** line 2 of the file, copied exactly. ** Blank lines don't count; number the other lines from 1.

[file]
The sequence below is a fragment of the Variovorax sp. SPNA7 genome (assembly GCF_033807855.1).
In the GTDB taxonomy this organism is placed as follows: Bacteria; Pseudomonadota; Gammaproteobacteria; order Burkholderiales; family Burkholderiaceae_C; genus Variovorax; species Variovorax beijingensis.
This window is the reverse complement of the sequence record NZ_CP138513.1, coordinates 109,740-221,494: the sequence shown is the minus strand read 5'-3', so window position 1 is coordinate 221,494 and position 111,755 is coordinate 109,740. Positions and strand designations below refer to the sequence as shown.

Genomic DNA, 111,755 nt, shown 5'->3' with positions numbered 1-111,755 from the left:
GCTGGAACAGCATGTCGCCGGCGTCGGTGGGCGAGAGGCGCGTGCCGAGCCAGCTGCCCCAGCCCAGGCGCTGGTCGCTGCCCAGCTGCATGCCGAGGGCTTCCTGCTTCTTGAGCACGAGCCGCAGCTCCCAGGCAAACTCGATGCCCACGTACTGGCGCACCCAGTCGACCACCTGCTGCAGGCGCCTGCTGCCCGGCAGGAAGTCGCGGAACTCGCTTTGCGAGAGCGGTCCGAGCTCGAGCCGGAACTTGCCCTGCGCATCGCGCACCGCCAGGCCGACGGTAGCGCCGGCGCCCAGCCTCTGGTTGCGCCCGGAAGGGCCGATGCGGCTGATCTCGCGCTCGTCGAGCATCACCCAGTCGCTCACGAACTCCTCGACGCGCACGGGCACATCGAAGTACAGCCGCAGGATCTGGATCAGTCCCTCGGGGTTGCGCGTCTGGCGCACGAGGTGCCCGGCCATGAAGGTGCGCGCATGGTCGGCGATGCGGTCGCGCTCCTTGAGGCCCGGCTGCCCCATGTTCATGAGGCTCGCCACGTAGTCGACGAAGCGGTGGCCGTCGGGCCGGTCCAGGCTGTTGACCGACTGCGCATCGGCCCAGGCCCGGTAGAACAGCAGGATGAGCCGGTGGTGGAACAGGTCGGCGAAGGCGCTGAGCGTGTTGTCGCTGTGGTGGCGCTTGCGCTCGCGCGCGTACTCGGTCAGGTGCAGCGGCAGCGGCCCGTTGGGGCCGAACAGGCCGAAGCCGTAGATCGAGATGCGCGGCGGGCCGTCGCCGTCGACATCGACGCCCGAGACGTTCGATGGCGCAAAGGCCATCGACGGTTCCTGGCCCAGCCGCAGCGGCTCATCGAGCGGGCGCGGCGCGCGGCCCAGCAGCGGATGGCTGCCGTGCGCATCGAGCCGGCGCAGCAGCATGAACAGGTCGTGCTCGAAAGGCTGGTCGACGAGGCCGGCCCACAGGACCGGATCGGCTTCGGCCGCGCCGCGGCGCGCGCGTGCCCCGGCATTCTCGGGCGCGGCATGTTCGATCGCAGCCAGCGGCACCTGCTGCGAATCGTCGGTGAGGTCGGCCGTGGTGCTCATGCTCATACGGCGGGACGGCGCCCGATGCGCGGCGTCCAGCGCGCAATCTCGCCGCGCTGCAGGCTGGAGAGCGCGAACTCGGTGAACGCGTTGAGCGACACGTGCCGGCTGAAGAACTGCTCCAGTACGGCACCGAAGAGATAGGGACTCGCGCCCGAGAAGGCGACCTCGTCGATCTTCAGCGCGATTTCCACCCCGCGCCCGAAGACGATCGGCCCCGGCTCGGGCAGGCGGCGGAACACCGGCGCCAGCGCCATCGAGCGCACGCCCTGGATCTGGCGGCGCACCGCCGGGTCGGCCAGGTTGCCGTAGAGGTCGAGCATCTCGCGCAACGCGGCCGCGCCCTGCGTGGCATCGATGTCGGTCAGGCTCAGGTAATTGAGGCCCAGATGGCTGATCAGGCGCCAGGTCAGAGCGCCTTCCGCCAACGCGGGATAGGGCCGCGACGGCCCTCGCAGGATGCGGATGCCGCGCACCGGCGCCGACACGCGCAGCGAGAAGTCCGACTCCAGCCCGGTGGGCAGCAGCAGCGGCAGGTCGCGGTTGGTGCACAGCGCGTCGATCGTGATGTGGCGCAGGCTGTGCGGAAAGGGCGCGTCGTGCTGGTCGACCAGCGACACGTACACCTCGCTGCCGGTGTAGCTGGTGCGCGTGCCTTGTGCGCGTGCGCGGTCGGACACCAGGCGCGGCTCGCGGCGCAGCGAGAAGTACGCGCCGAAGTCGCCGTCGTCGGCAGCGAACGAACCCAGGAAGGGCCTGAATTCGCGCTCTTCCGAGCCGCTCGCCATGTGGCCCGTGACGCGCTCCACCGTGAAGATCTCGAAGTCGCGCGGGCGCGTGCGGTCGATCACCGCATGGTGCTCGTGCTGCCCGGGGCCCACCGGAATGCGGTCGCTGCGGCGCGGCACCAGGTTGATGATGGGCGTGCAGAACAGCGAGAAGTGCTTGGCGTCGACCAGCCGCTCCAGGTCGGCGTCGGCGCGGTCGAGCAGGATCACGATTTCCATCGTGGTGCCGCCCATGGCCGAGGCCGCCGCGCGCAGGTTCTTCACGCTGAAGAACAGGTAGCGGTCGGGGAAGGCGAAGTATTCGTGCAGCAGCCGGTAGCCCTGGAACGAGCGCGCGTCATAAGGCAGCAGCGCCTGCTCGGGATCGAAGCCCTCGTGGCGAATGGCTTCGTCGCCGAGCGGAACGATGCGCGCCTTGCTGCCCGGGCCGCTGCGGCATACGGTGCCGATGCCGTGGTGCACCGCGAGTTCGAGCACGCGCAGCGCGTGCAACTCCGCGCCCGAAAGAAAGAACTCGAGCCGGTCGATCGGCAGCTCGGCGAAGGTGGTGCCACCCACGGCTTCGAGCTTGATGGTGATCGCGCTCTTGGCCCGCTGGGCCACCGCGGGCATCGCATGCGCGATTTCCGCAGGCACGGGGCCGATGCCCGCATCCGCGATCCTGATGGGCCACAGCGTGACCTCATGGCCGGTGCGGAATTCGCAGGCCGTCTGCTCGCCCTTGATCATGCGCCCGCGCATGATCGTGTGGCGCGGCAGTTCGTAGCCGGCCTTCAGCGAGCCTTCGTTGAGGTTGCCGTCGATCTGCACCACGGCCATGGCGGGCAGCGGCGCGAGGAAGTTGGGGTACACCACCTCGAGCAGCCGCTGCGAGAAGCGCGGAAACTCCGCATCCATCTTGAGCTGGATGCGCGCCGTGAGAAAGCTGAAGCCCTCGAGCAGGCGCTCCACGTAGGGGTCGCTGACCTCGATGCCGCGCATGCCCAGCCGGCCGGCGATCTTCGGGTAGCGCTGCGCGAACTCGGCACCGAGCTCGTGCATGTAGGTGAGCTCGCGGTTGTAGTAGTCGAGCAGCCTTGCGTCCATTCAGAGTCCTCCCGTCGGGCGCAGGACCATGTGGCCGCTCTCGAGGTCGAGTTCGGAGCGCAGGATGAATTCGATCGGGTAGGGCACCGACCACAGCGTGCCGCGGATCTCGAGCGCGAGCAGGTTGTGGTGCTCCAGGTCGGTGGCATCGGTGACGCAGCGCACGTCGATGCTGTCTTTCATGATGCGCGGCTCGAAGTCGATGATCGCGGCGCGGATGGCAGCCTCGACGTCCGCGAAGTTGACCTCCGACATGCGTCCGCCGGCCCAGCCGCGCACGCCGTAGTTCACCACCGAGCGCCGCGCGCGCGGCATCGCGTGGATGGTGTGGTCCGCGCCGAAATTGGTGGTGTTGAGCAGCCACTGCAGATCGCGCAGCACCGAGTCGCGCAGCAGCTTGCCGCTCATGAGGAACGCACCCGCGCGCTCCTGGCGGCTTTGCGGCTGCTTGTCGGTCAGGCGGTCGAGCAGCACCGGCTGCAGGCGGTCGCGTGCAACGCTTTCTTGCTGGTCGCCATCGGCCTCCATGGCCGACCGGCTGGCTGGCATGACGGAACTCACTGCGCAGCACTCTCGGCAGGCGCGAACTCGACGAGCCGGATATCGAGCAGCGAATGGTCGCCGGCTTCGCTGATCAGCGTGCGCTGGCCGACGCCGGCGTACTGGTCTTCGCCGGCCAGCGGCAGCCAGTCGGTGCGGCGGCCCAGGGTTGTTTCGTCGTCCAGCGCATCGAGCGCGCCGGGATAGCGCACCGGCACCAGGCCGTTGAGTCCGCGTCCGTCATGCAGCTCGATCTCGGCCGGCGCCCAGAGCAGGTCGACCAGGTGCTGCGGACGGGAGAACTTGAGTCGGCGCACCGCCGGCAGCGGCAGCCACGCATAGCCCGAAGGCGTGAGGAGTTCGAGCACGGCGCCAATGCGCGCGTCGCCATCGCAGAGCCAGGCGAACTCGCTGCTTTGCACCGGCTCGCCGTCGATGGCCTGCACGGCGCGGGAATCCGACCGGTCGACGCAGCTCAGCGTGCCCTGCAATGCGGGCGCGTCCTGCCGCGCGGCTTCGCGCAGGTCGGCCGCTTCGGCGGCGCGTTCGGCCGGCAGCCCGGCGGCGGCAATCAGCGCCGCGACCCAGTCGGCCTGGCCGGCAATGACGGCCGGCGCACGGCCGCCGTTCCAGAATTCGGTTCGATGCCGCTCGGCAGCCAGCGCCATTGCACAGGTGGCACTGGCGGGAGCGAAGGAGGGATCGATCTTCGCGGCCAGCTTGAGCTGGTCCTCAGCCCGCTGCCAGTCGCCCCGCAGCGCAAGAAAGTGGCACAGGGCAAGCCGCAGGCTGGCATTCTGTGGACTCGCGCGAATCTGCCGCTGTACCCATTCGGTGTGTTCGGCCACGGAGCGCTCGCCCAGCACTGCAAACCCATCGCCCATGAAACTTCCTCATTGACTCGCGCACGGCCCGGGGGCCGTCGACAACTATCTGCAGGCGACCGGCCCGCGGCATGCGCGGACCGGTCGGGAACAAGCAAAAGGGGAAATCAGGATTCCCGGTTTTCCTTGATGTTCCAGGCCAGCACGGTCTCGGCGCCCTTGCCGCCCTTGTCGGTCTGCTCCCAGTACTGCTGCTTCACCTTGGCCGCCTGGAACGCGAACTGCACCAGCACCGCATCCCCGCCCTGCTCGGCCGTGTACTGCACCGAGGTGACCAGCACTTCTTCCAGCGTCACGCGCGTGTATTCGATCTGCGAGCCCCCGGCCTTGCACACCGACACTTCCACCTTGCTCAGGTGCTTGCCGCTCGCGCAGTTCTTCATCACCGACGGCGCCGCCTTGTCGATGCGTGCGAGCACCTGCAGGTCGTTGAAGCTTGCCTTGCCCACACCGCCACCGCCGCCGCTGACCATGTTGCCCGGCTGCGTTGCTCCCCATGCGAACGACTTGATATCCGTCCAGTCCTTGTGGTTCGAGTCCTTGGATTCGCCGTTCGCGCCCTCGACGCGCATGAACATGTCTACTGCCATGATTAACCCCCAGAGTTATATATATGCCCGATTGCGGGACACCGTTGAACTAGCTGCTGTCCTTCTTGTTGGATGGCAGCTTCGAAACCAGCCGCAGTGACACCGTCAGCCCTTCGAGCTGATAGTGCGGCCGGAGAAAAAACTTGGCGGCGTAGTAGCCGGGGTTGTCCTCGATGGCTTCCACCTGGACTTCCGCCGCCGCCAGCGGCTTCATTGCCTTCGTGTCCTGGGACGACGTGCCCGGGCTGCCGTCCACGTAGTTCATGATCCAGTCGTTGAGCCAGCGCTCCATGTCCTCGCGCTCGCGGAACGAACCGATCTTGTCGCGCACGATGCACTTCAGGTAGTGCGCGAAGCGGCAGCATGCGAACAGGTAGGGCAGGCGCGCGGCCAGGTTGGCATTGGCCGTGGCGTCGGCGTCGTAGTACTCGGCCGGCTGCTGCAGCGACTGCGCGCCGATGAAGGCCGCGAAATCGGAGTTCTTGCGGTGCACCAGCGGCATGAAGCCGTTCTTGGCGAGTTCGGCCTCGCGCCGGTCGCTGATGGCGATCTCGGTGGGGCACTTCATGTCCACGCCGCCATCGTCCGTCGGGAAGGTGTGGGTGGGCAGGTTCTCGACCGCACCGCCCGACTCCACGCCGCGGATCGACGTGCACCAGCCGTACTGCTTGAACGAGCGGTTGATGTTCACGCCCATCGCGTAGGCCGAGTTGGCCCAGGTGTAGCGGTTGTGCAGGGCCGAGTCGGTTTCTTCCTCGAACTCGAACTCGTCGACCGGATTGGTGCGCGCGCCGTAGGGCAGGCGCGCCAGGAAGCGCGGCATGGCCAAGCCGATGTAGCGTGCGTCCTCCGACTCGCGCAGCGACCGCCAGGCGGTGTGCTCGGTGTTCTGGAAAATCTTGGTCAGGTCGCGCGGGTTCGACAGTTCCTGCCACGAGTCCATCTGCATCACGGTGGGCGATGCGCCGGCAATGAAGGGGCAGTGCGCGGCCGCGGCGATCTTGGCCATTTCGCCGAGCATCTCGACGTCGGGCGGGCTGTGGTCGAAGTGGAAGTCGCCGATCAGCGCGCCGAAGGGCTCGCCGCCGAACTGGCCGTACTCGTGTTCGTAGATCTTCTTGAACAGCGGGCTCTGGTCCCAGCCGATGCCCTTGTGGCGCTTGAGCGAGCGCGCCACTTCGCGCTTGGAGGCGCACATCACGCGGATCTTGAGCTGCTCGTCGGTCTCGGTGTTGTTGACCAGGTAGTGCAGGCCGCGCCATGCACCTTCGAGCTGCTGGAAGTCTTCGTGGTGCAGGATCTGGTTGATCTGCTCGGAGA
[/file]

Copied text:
In the GTDB taxonomy this organism is placed as follows: Bacteria; Pseudomonadota; Gammaproteobacteria; order Burkholderiales; family Burkholderiaceae_C; genus Variovorax; species Variovorax beijingensis.